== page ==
Boeing 767-300, the aging warhorse of transatlantic travel. This plane has crossed the pond more times than I've had hot dinners.
Class: Economy. Aside from the nostalgia factor of flying on a 30-year-old plane, the only upside to the 767 is the 2-3-2 seating configuration which means you don't have to clamber over as many strangers to reach the aisle.
Price: A return ticket six months ahead of time starts at $1150.
Flight time: Eight hours and 42 minutes with favourable winds.
My seat: 37A, a window seat near the back with adequate leg room.
Fellow passengers: Lots of Ireland rugby fans on their way to Chicago for the All Blacks game. There are a few black jerseys too.
How full: Just about full to its 218-seat capacity.
Entertainment: It might be just about impossible to fathom in the year 2016, but there basically isn't any. No personal electronic screens, no power sockets and certainly no wi-fi. I pass the time by reading a book and wondering which of the flight attendants would be Trump voters, but in this day and age there seems little point even getting on a plane if you can't take a photo of the wing mid-flight and upload it to social media with some wonderfully modest and inventive caption like "how's YOUR Tuesday going? #squadgoals".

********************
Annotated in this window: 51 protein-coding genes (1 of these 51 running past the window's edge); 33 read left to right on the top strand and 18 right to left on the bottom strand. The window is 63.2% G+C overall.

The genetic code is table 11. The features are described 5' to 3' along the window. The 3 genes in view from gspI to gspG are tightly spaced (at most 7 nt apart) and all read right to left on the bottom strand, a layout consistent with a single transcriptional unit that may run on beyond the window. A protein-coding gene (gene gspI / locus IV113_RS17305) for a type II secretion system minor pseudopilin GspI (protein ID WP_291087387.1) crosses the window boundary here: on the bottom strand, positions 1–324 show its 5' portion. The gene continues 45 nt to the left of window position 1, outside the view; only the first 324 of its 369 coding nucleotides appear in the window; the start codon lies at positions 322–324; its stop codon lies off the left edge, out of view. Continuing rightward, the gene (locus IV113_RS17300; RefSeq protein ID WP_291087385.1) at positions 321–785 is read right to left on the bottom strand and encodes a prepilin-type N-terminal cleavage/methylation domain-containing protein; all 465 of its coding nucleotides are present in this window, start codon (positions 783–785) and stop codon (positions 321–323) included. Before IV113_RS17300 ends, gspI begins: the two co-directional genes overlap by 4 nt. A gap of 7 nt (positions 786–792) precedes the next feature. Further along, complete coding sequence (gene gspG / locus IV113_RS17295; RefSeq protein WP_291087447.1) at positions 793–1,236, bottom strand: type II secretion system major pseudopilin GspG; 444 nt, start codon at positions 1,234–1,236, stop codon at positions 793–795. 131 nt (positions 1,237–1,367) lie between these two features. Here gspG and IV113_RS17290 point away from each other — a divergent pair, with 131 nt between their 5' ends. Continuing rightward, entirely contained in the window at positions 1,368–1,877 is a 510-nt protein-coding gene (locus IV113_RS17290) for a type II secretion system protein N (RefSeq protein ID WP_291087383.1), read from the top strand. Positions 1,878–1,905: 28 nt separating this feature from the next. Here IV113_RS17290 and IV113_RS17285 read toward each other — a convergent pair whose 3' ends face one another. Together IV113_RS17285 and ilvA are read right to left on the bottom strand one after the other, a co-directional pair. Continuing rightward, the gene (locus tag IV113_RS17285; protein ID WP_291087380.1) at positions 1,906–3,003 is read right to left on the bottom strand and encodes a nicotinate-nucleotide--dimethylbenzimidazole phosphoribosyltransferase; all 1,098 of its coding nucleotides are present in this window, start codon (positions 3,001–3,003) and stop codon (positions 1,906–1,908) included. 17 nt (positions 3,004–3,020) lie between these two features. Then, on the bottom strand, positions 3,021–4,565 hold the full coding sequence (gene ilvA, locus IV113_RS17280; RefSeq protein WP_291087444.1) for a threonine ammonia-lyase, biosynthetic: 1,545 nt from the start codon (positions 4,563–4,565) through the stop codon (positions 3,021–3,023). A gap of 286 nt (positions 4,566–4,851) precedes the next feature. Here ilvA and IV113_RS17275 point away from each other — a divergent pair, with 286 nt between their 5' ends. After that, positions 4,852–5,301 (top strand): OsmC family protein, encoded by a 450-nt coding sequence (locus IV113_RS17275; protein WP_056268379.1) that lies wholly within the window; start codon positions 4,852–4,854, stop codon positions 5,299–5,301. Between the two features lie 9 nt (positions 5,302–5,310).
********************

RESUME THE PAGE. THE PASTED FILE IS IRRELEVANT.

The service: Very friendly and indeed humorous. The reputation of US carriers for sullen stewards seems unfounded here; plus they're very liberal with the drinks trolley.
Food and drink: The gold standard of cattle-class cuisine: chicken and mash with steamed green beans, a bread roll, a lettuce and carrot salad, crackers and a chilled apple slice. Washed down with a palate-cleansing Budweiser.
The toilets: The kind of tight and intimidating spaces only Beauden Barrett can negotiate comfortably.
Luggage: 23kg in the hold. I only brought a small bag on board and was grateful as the overhead bins were small.
The airport experience: Chicago O'Hare is an absolute dream compared to LAX and I was through the airport and on a train into town within half an hour. The flight departed from Heathrow Terminal 3, however, which has the ambience of a barn.
Would I fly this again? Not until American kicks its 767 fleet to touch. There is plenty to admire about the 1980s — prawn cocktails, mullets, consistently-successful New Zealand cricket teams — but long-haul planes with primitive entertainment systems aren't one of them.